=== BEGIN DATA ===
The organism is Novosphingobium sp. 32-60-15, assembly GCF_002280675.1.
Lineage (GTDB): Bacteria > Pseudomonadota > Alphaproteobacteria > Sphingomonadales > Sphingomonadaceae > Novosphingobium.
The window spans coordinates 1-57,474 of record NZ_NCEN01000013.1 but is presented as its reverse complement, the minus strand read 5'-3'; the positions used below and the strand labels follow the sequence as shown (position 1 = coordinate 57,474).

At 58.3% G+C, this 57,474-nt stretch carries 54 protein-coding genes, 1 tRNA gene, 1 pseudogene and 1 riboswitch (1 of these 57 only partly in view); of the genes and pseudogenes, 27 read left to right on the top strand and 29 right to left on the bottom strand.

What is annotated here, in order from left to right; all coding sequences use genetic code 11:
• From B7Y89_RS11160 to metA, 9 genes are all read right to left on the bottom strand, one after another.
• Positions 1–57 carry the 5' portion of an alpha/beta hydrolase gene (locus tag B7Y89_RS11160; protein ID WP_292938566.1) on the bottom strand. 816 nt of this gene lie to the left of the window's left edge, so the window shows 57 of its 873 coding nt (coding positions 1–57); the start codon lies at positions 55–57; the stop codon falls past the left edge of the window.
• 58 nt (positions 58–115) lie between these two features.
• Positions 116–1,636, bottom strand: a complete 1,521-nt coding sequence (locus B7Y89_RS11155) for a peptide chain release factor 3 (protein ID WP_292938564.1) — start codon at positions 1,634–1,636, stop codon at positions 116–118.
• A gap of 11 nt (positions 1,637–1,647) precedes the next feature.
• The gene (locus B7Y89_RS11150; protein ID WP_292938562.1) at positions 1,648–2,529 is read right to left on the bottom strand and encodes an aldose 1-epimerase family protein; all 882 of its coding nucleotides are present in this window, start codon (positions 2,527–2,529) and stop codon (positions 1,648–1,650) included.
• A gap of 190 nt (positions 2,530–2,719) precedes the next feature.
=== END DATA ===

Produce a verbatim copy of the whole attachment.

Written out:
The organism is Novosphingobium sp. 32-60-15, assembly GCF_002280675.1.
Lineage (GTDB): Bacteria > Pseudomonadota > Alphaproteobacteria > Sphingomonadales > Sphingomonadaceae > Novosphingobium.
The window spans coordinates 1-57,474 of record NZ_NCEN01000013.1 but is presented as its reverse complement, the minus strand read 5'-3'; the positions used below and the strand labels follow the sequence as shown (position 1 = coordinate 57,474).

At 58.3% G+C, this 57,474-nt stretch carries 54 protein-coding genes, 1 tRNA gene, 1 pseudogene and 1 riboswitch (1 of these 57 only partly in view); of the genes and pseudogenes, 27 read left to right on the top strand and 29 right to left on the bottom strand.

What is annotated here, in order from left to right; all coding sequences use genetic code 11:
• From B7Y89_RS11160 to metA, 9 genes are all read right to left on the bottom strand, one after another.
• Positions 1–57 carry the 5' portion of an alpha/beta hydrolase gene (locus tag B7Y89_RS11160; protein ID WP_292938566.1) on the bottom strand. 816 nt of this gene lie to the left of the window's left edge, so the window shows 57 of its 873 coding nt (coding positions 1–57); the start codon lies at positions 55–57; the stop codon falls past the left edge of the window.
• 58 nt (positions 58–115) lie between these two features.
• Positions 116–1,636, bottom strand: a complete 1,521-nt coding sequence (locus B7Y89_RS11155) for a peptide chain release factor 3 (protein ID WP_292938564.1) — start codon at positions 1,634–1,636, stop codon at positions 116–118.
• A gap of 11 nt (positions 1,637–1,647) precedes the next feature.
• The gene (locus B7Y89_RS11150; protein ID WP_292938562.1) at positions 1,648–2,529 is read right to left on the bottom strand and encodes an aldose 1-epimerase family protein; all 882 of its coding nucleotides are present in this window, start codon (positions 2,527–2,529) and stop codon (positions 1,648–1,650) included.
• A gap of 190 nt (positions 2,530–2,719) precedes the next feature.